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November 28, 2005.


The opinion of the court was delivered by: JOHN JONES III, District Judge



The petitioner, Juan Monsalve ("Petitioner"), an inmate incarcerated at the United States Penitentiary, Allenwood, ("USP-Allenwood"), filed this pro se Petition for Writ of Habeas Corpus ("Petition") pursuant to 28 U.S.C. § 2241 on October 7, 2005. Petitioner challenges disciplinary proceedings initiated against him in May 2000 while confined at the Metropolitan Correctional Center in New York, New York.

  The case was referred to United States Magistrate Judge Malachy E. Mannion for preliminary review. Thereafter, on December 17, 2004, Magistrate Judge Mannion issued a report recommending that the Petition for Habeas Corpus be denied because the Petitioner does not challenge the "fact or duration" of his confinement, but challenges the procedures leading up to and during his disciplinary hearing. (See Rep. & Rec. at 3).

  Objections to Magistrate Judge Mannion's Report were due November 17, 2005. On November 10, 2005, Petitioner filed objections to the Magistrate Judge's Report. This matter is now ripe for disposition.


  When objections are filed to a report of a magistrate judge, we make a de novo determination of those portions of the report or specified proposed findings or recommendations made by the magistrate judge to which there are objections. See United States v. Raddatz, 447 U.S. 667 (1980); see also 28 U.S.C. § 636(b)(1); Local Rule 72.31. Furthermore, district judges have wide discretion as to how they treat recommendations of a magistrate judge. See id. Indeed, in providing for a de novo review determination rather than a de novo hearing, Congress intended to permit whatever reliance a district judge, in the exercise of sound discretion, chooses to place on a magistrate judge's proposed findings and recommendations. See id., see also Mathews v. Weber, 423 U.S. 261, 275 (1976); Goney v. Clark, 749 F.2d 5, 7 (3d Cir. 1984).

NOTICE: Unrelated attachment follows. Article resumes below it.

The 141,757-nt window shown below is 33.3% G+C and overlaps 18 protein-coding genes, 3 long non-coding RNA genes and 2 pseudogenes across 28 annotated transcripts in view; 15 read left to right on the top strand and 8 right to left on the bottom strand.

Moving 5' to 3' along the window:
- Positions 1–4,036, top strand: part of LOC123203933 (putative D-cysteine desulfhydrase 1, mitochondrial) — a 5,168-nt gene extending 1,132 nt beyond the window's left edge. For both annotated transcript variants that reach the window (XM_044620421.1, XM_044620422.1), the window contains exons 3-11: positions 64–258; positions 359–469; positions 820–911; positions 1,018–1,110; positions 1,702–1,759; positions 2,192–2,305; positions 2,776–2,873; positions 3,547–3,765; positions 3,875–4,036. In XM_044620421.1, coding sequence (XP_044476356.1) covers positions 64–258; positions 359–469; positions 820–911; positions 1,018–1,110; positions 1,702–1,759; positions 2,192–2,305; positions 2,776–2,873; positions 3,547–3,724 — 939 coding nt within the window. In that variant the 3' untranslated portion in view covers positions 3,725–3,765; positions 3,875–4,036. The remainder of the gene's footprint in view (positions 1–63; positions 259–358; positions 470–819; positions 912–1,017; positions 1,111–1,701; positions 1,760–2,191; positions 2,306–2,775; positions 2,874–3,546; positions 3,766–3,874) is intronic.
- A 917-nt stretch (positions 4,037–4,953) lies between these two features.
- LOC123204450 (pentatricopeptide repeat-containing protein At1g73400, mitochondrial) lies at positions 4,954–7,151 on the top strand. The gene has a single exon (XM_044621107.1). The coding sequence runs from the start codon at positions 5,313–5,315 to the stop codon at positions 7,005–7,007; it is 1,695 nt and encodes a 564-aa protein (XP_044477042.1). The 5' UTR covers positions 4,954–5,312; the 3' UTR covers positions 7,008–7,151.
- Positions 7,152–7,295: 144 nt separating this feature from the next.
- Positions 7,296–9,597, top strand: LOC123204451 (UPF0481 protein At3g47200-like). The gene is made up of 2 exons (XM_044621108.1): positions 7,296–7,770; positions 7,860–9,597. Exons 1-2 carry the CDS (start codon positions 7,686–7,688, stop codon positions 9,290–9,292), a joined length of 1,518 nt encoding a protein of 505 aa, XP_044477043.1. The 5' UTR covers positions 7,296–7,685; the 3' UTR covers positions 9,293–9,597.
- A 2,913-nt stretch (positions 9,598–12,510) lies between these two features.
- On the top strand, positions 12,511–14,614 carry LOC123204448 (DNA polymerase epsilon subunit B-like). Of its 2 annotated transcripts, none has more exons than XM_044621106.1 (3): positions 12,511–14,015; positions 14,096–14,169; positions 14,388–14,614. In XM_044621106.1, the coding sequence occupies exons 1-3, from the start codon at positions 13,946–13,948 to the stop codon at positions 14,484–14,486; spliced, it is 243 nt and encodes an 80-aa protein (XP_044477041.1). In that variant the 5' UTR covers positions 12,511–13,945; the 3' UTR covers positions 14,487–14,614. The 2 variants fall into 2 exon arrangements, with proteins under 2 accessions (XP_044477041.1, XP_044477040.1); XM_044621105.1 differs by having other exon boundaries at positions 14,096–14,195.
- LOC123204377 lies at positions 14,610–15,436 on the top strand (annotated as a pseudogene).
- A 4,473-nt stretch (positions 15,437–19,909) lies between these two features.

On May 18, 2005, a correctional officer at Metropolitan Correction Center entered Petitioner's cell and found a institution t-shirt stuffed with clothing under the bed. It was the officer's opinion that the t-shirt had the "look and feel of an upper torso of a human being," and was "the start of a dummy, which is commonly used in escapes or escape attempts." (Rec. Doc. 1, Incident Report). Petitioner admitted that the stuffed t-shirt was his, but claimed that he was merely using the shirt to hold his dirty laundry because he did not possess a laundry bag. Petitioner claims he had stuffed the t-shirt with the dirty laundry only five minutes before the officer's arrival in his cell, and that the t-shirt was not concealed under the bed, but was placed next to the bed.

  An investigation of the incident was conducted on May 24, 2000. The investigator noted that there were three empty laundry bags in the cell, and therefore concluded that Petitioner's assertion that the t-shirt was being used for a laundry bag was untruthful.